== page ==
Traveling for business might be one of the most exciting things you'll experience in your career. But, while thrilling, global business travel comes with various rules of etiquette that cannot be ignored. In fact, business etiquette is so thoroughly interwoven with international travel that books and movies frequently use the topic as plots. Anyone who has seen Lost in Translation has at least a notion of some of the cultural nuances involved in international business etiquette.
Working across countries and cultures can be tricky as there are no universal business etiquette rules—business culture norms in Italy, Russia or Colombia are different from those in China, India or Africa. So, if you frequently travel internationally for business, it’s wise to research the specific customs and expectations of each destination.
With the busiest time of the year for business travel coming up, let's take a look at six overall areas to consider when doing business abroad.
1. Take introductions seriously
In many cultures, people, their relationships, and face-to-face interactions are much more important than they are to North American business professionals. Relationships can be even more important than the actual business issue being discussed. Learning everyone’s name and title before meetings can go a long way to showing you understand what’s important to those with whom you’re doing business. Understanding whether you should address someone by their first name or last name only is also important in certain cultures for building relationships and showing the proper respect.
2. Respect business cards
In Asian countries, for instance, business cards are an extremely important symbol. They are representative of the person them-self, and should be treated with similar respect. In Asia (particularly Japan), business cards are always presented to someone with both hands. When you receive a business card, always read it to yourself while you are still standing in front of the person as a sign of respect—it also helps you memorize their name and title.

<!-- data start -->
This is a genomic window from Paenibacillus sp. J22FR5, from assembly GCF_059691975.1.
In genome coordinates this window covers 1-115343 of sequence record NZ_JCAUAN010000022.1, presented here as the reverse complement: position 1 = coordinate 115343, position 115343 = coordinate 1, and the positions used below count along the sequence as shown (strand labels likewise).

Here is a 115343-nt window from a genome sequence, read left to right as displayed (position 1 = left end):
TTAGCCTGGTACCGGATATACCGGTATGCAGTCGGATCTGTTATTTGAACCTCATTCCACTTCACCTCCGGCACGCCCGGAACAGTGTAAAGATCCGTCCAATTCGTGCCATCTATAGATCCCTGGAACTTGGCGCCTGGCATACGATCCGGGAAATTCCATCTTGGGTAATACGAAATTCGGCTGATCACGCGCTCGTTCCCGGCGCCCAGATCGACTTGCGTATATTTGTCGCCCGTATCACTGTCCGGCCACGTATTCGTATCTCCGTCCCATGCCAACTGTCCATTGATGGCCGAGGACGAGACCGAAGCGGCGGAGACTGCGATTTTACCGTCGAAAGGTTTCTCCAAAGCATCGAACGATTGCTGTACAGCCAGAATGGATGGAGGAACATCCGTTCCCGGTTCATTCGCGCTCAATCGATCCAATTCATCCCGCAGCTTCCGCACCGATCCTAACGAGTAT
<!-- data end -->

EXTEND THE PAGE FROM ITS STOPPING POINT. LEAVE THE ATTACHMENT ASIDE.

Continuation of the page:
3. Be on time
Every culture has a different standard for punctuality. For instance, in Central Europe, business meetings generally begin on time. Conversely, it’s often said that in Latin American cultures, meetings frequently run late. But it’s hard to know how late is acceptable without accidentally offending someone. Regardless of where you do business, you won’t go wrong by being on time. Arriving at the appointed time shows respect to your hosts, and you can always check email or complete another task if you find yourself waiting. It’s also a good idea to clarify specific times. Dinner time in Germany might be 7 p.m., but it is commonly 10 p.m. in Spain. If you have questions, ask a colleague in the country.
4. Stay awhile
Leaving an event early (perhaps due to jet lag or needing to complete work) can also be an unintentional sign of disrespect to the hosts, particularly in Asian cultures. A premature departure could be the death of a deal or a relationship. You don’t have to stay until the very end of an event, but it is best not to be the first person to leave.
5. Bring a gift
Bringing a gift is an important way to show respect to your host. Even if gifts are not expected, bringing one will show courtesy and earn respect from your business associates. While gift-giving is more common in Asian cultures, they can be a great way to begin a relationship anywhere—Europeans and people from the Middle East are also particularly fond of receiving them. (Just be sure that neither you nor your employees are unwittingly violating FCPA laws.)
6. Expect to socialize
In Asia and Latin America, socializing outside of the office environment is critically important to building camaraderie and developing trust. At a minimum, you’ll be expected to have dinner with colleagues or customers. But social expectations often go far beyond just having dinner. You may be expected to go out to bars or nightclubs, go golfing or attend other social activities. Your participation in those activities is an important factor as colleagues assess your trustworthiness for business matters.
If you are uncertain about cultural norms, business customs and cultural differences in certain settings, carefully observe your hosts and co-workers while following their lead. Watch body language cues as this can give you an indication if you are making a faux pas. Before you travel, you should research whether it is the custom to shake hands, how people feel about personal space, and whether making eye contact is considered good or bad in that particular culture.
International business travel can be a rewarding experience for you and your company. A little research can help you get the most out of it.
Next, learn six ways in which Concur can help you cut T&E costs where you may not be looking.